Mid-Life Cycling

Mid-Life Cycling

30 January 2012

Old-School

Now here's some real old-school lugwork.






There's a "mirror," if you will, of the front fork pattern on the rear stay, near the seat cluster.






I tried to get a better image of it, but it's in a display window.  That window is long past displaying anything, with all of the clutter in it.


The shop behind that window isn't much bigger than my living room, so they have to use every available space.  






Gray's, on Lefferts Boulevard in Kew Gardens, has most likely been in business for longer than I've been in this world. Bernice,the proprietess is a very sweet woman who's probably a decade or two older than I am.  Her husband passed on a few years ago.


One thing that makes the shop interesting--and a reason why I stop in from time to time--is their stock of older parts.  Bernice knows what they are, and what they're supposed to fit, but she's not a cyclist herself and doesn't claim to be any sort of bike enthusiast.


She is one of those old-time shopkeepers who, on slow days, chats with people in the neighborhood.  Today, a woman who seemed to be a couple of decades older than her was there, and they were just talking about family, the passage of time and such.


It's one of those shops that opened when the neighborhood around it was very different.  At one time, Kew Gardens--in which George Gershwin lived and Paul Simon and Jerry Springer were born and raised-- was full of neo-Tudor houses and had an almost-suburban feel.  I suspect the shop opened during that time.  Later, Kew Gardens was nicknamed "Crew Gardens," for all of the airline personnel who lived there.  


Many of the private houses have been torn down and apartment buildings have risen in their place.  Now, Kew Gardens is mainly a community of Orthodox Jews and emigres from Uzbekistan and Azerbaijan.  Among them, there doesn't seem to be very many cyclists:  Just about everyone I see riding comes, as I do, from other parts of Queens or from Brooklyn.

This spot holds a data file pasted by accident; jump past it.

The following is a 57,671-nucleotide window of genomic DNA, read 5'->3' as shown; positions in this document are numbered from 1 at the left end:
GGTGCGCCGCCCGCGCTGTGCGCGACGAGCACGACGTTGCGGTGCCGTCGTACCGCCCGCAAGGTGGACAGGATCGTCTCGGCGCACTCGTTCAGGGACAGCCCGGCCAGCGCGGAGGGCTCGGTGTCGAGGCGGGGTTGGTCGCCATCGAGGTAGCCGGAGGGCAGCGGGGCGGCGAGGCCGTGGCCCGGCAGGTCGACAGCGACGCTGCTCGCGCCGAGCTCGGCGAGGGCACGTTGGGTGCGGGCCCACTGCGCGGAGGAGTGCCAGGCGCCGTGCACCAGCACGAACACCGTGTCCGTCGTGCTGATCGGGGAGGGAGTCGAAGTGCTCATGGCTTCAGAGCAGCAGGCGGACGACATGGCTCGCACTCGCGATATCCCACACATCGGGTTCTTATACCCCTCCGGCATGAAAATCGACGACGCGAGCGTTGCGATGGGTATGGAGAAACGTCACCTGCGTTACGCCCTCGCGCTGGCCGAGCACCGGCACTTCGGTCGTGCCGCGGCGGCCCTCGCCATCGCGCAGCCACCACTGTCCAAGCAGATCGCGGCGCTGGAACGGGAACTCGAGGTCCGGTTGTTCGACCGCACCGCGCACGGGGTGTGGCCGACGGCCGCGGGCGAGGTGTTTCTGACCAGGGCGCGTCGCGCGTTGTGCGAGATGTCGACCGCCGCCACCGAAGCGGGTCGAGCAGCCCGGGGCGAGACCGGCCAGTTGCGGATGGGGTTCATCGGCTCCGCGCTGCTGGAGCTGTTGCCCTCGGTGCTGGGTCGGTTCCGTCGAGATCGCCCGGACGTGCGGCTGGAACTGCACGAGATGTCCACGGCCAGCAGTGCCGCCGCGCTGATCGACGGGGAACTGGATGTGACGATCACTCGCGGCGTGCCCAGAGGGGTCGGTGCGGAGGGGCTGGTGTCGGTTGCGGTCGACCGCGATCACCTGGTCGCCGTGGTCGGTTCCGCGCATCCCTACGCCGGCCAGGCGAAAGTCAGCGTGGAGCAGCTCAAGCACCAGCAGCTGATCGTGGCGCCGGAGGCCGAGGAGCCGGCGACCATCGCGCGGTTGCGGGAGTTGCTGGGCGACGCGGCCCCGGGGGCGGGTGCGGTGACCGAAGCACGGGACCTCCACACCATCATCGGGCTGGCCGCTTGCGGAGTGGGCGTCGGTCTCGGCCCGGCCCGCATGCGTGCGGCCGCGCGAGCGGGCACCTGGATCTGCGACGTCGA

What seems to keep the shop in business is that it's near Forest Park.  And the shop is one of the few in the city that rents bikes.  A few cyclists I know are familiar with the shop; apparently, they go there for the old parts and the pleasant atmosphere, even if it's in cramped quarters.  


Gray's isn't what some cyclists would consider to be a "pro" shop, and doesn't try to be one.  It's, more than anything, an old-fashioned family business that happens to deal in bikes. In a way, it's fitting to find an old-school Hetchins there.

3 comments:

  1. Justine, How cool and interesting! A bicycle shop near me, similar to what you describe, closed last year after the owner died suddenly. I loved to go there and just nib around and talk vintage old-school bikes.

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  2. For a second there, I thought the Hetchins was locked up to bike rack on the street! That's one problem with bikes like that I guess - can't take them anywhere...

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  3. Chris--Old-school bike shops are one of civilization's great treasures, in my opinion. Thank you for sharing your story.

    Velouria--I wouldn't dream of locking that bike up, any more than I would lock up my Mercians. (I've locked Vera up a few times; one of them resulted in the loss of a seatpost and Brooks saddle!) I wouldn't lock up any of your bikes, either.

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